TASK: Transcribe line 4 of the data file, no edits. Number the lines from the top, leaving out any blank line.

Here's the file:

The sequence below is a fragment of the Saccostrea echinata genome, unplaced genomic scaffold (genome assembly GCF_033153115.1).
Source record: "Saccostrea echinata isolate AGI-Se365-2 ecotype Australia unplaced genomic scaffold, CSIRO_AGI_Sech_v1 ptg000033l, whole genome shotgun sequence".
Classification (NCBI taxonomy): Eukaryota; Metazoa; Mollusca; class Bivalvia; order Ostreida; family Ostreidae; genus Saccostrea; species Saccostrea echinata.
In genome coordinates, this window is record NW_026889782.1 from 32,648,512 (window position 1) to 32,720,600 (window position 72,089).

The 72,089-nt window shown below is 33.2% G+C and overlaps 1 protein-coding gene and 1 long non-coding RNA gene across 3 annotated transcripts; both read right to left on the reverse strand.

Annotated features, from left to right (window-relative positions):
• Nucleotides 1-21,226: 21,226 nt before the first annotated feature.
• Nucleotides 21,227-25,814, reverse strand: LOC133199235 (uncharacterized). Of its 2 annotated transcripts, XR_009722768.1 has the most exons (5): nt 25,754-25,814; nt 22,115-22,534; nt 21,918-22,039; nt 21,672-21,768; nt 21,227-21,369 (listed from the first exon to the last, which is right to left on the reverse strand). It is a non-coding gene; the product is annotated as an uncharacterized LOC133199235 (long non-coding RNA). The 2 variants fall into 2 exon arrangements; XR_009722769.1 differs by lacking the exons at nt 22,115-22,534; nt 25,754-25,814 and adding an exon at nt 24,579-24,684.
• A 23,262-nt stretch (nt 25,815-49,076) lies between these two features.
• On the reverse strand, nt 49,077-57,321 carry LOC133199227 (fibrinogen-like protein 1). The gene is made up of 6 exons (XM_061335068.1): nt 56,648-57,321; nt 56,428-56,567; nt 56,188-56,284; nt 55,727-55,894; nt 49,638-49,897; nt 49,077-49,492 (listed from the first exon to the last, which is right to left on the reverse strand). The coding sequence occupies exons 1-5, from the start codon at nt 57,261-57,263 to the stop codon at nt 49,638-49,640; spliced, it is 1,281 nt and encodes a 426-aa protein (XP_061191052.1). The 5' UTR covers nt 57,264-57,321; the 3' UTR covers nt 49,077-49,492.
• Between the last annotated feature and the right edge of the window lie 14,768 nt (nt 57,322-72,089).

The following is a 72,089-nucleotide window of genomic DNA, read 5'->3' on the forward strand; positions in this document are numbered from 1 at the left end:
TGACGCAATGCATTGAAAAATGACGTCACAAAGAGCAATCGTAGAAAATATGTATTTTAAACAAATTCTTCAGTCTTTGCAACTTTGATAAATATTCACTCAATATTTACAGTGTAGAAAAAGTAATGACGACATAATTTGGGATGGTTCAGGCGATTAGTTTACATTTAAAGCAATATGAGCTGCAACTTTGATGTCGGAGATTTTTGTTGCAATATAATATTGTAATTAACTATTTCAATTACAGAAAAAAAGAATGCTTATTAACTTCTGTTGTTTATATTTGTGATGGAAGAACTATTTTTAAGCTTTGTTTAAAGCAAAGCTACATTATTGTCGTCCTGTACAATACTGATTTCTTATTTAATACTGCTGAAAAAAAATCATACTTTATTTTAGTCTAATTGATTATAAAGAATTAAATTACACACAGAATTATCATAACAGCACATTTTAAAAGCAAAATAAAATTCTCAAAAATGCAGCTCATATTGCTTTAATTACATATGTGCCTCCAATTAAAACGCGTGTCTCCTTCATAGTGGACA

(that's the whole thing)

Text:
In genome coordinates, this window is record NW_026889782.1 from 32,648,512 (window position 1) to 32,720,600 (window position 72,089).